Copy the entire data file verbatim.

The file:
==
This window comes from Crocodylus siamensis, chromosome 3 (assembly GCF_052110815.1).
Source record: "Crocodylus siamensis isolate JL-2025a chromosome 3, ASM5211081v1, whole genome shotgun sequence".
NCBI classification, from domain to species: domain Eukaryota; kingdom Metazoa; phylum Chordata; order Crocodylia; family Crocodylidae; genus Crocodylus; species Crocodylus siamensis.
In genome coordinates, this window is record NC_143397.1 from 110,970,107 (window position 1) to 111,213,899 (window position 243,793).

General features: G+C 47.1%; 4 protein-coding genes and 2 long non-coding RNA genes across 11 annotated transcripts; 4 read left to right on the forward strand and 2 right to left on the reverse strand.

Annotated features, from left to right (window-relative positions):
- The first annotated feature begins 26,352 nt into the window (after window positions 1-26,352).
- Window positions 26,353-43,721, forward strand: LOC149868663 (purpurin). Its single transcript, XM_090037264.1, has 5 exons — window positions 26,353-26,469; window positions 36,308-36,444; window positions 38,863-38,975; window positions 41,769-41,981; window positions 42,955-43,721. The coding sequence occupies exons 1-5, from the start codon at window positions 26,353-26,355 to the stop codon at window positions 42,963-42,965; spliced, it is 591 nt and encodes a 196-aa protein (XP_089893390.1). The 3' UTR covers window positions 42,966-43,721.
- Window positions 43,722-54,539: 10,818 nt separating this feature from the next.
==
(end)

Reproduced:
This window comes from Crocodylus siamensis, chromosome 3 (assembly GCF_052110815.1).
Source record: "Crocodylus siamensis isolate JL-2025a chromosome 3, ASM5211081v1, whole genome shotgun sequence".
NCBI classification, from domain to species: domain Eukaryota; kingdom Metazoa; phylum Chordata; order Crocodylia; family Crocodylidae; genus Crocodylus; species Crocodylus siamensis.
In genome coordinates, this window is record NC_143397.1 from 110,970,107 (window position 1) to 111,213,899 (window position 243,793).

General features: G+C 47.1%; 4 protein-coding genes and 2 long non-coding RNA genes across 11 annotated transcripts; 4 read left to right on the forward strand and 2 right to left on the reverse strand.

Annotated features, from left to right (window-relative positions):
- The first annotated feature begins 26,352 nt into the window (after window positions 1-26,352).
- Window positions 26,353-43,721, forward strand: LOC149868663 (purpurin). Its single transcript, XM_090037264.1, has 5 exons — window positions 26,353-26,469; window positions 36,308-36,444; window positions 38,863-38,975; window positions 41,769-41,981; window positions 42,955-43,721. The coding sequence occupies exons 1-5, from the start codon at window positions 26,353-26,355 to the stop codon at window positions 42,963-42,965; spliced, it is 591 nt and encodes a 196-aa protein (XP_089893390.1). The 3' UTR covers window positions 42,966-43,721.
- Window positions 43,722-54,539: 10,818 nt separating this feature from the next.